The Dog Stops Here: Gay’s Subtle Drama Grapples with Saying Goodbye
Although it offers nothing thematically new on the clichéd scenario of the disease film, wherein cancer claims the lives of a beloved while those around them careen through stages of anguish, Spanish filmmaker Cesc Gay at least manages some semblance of sincerity with his seventh feature, Truman. Starring the combined star wattage of Spain’s Javier Camara and Argentina’s Ricardo Darin should be reason alone for art-house auds to seek this tenderhearted drama about a beloved actor who must reconcile several brooding issues, such as finding a home for his titular named dog, before he bids adieu on his own terms. Although Gay doesn’t hit on anything revolutionary, he lands some particularly touching moments, which should surprise many a cynical mindset who believes they’ll be able to predict every beat of this familiar cinematic situation a mile off.
Julian (Darin), a noted actor working in Madrid, is surprised to see his childhood friend Tomas (Camara) make an unsolicited visit all the way from Canada. Tomas has been alerted of his old friend’s condition, and learns Julian is not only suffering from cancer but has decided to forego treatment options. Rather than spend his four days in Madrid bemoaning his friend’s decision, Tomas assists Julian in the most emotionally wrenching task at hand—finding a comfortable new home for his longtime companion, his faithful dog Truman.
Truman begins as a reunion film and then quickly becomes an exercise in the act of saying goodbye. Perhaps still best known for his 2000 coming-of-age drama Nico and Dani, Gay reunites with Camara for the third time and Darin for the second (both actors were in his previous feature, the 2012 comedy A Gun in Each Hand) for the kind of dialed down two-hander which seems to suit his style. Both actors have an obvious, amiable rapport, and Gay takes his time navigating their re-introduction, with Julian’s trusty dog representing the catalyst (rather than Julian’s professional accomplishments or faded relationships) for the film’s more tender, heartfelt moments. Trying to decide what family or person to leave Truman with proves to be Julian’s last great errand, and when a meeting with a lesbian couple who want to adopt a grown dog as a companion for their adopted son ends with Truman staying for a surprise overnight visit, the resulting resistance and gush of emotion is landed with crushing sincerity on the part of Darin. Likewise, an unplanned moment in a restaurant with a man he once cuckolded retains this same sense of yearning to leave the world a better place than he otherwise lived in it. These moments tend to work a bit better than some of Julian’s more aristocratic bits of dialogue. “Each man dies as best he can,” he sums up for us, although these lofty notations often take us out of the film’s more subtle elements.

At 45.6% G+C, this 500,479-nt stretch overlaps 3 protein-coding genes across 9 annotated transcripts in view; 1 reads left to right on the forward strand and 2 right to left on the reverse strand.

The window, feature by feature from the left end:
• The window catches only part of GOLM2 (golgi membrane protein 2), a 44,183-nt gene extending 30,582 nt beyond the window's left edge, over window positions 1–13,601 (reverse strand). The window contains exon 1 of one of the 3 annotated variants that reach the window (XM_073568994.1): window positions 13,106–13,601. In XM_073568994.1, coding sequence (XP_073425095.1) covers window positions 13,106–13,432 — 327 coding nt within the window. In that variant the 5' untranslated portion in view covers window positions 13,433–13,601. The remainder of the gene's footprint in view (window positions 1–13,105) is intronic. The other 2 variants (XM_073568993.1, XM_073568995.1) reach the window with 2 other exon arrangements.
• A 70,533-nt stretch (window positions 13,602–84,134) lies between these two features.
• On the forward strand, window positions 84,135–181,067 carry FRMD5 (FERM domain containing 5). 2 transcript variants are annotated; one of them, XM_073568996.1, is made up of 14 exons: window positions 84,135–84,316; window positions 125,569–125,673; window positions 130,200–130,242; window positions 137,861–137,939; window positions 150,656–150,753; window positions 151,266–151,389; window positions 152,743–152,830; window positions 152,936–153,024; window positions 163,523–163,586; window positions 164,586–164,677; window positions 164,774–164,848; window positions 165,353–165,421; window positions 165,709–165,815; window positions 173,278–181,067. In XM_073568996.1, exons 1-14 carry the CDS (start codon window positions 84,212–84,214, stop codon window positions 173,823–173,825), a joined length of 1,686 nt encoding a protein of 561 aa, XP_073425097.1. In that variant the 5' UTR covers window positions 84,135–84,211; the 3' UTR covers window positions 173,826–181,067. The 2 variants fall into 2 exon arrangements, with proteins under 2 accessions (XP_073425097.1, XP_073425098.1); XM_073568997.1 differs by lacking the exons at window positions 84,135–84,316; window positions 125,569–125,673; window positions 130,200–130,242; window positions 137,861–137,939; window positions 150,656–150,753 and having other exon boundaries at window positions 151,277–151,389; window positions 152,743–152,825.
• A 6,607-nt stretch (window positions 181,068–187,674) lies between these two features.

Camara has the more difficult character to unveil, though some subtle sympathy builds in his scenes with supporting characters, such as Dolores Fonzi (the lead from Santiago Mitre’s Paulina, 2015) as Julian’s cousin. “He’s the first of my friends who is dying,” he admits to her. This dips into an unlikely romance, which more or less allows these characters to shed some anguish in the distraction of pleasure but nonetheless feels a bit unnecessary. Poignant without overstepping its bounds, Truman is an enjoyable, if sometimes insubstantial member of the popular disease film subgenre.